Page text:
US children who celebrate Independence Day more likely to become Republicans, says Harvard study

Saturday, July 2, 2011

A child holding the American flag.
Image: E.D́.W.W..

A study conducted by Harvard University researchers has concluded that children who attend an Independence Day celebration are more likely to become Republicans as adults.

Even attending a single fireworks display or flag-waving parade, specifically celebrations without rain, can be predictive of a child's future political leanings and voting habits. "One Fourth of July without rain before age 18 increases the likelihood of identifying as a Republican at age 40 by 2 percent, the share of people voting for the Republican candidate at age 40 by 4 percent, and the share of people turning out to vote at age 40 by 0.9 percent," the researchers claim.

Moreover, the data does not suggest that the Democratic base is affected at all by the holiday celebrations. "There is no evidence of an increased likelihood of identifying as a Democrat, indicating that Fourth of July shifts preferences to the right rather than increasing political polarization," the study claims.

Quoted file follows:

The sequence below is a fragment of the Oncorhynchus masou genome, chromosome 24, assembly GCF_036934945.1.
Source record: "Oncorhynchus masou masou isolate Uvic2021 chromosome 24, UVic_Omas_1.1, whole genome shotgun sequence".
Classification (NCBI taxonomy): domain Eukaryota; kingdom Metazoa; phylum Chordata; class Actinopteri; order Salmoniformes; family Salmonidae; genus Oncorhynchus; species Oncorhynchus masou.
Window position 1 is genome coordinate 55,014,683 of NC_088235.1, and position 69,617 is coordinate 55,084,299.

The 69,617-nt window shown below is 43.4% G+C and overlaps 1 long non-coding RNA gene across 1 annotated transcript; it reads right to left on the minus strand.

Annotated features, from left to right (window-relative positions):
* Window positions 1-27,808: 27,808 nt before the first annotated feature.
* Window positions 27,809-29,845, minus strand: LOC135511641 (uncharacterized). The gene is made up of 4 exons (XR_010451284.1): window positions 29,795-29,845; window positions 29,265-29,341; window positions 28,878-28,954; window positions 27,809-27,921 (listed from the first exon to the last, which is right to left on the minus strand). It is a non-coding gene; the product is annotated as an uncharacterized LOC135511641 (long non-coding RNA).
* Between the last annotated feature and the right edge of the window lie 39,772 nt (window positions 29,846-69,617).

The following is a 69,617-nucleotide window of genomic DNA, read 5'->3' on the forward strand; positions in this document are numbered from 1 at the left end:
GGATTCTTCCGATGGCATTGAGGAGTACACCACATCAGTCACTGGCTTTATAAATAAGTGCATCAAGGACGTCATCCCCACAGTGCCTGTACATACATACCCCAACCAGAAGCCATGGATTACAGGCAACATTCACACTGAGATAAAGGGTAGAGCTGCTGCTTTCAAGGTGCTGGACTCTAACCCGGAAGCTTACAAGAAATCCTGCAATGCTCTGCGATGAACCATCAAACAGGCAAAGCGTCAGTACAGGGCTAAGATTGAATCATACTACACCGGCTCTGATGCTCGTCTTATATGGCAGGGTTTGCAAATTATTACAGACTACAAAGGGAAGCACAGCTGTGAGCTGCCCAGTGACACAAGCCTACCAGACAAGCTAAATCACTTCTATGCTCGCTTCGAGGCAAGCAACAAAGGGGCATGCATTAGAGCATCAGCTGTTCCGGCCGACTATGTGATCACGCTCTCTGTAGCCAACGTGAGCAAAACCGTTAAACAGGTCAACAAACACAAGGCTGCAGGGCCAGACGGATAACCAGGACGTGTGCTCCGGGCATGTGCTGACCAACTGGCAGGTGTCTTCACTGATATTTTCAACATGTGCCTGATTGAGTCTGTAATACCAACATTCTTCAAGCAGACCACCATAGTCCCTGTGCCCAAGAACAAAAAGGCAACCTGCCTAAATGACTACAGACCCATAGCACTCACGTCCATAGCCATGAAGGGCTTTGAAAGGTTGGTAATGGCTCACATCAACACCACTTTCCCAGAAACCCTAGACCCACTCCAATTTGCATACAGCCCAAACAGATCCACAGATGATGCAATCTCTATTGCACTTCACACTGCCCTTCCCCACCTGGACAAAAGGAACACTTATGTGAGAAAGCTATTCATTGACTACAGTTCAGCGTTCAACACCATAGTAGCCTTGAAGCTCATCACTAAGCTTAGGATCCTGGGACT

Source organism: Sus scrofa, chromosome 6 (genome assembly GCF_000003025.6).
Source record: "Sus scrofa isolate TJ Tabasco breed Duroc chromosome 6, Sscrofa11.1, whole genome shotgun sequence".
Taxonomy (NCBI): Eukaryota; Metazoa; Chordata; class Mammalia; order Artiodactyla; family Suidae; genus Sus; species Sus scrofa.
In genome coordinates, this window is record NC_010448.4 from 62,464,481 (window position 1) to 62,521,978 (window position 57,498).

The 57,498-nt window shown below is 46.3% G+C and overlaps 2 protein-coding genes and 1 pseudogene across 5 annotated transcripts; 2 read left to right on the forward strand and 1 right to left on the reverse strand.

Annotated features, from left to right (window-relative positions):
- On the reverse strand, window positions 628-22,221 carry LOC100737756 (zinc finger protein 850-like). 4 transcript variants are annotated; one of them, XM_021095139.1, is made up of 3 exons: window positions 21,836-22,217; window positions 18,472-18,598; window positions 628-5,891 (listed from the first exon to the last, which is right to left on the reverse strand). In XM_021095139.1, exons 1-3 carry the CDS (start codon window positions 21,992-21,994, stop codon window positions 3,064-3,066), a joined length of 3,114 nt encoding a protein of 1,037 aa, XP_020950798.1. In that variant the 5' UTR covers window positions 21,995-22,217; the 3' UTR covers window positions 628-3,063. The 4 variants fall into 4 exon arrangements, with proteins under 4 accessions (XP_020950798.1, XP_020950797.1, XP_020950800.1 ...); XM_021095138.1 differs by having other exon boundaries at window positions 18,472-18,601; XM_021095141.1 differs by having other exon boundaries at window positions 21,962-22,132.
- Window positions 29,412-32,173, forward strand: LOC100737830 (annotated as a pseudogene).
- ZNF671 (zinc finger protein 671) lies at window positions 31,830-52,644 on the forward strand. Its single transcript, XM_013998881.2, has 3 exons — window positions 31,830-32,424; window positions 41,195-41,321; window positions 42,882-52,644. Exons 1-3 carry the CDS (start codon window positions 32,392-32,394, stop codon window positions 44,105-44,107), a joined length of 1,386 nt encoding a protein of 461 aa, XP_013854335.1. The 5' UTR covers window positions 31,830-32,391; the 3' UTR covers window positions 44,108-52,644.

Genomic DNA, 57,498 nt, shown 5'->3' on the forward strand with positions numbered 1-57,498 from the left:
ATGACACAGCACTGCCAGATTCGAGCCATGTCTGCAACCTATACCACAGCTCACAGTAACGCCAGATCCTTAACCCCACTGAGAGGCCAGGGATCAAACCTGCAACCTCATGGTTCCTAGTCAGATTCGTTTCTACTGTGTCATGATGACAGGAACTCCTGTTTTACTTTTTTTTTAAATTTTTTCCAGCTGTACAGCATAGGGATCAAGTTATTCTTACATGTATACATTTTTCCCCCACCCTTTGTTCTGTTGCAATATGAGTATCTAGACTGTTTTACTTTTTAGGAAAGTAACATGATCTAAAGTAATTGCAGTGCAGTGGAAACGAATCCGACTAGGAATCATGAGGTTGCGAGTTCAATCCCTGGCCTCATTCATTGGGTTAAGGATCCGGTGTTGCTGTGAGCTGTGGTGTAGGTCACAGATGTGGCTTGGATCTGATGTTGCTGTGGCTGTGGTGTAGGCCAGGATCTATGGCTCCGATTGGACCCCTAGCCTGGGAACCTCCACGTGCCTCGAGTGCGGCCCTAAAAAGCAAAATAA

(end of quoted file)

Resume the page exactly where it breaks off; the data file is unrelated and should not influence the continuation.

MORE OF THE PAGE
David Yanagizawa-Drott, a public policy professor at Harvard and a co-author of the study, suggests that "the celebration of Fourth of July embodies certain ideas or values that are closer to the Republican Party," but adds that further study is needed to explain this trend. Another explanation offered by the study is that celebrations in Republican-dominated areas may tend to be more politically charged.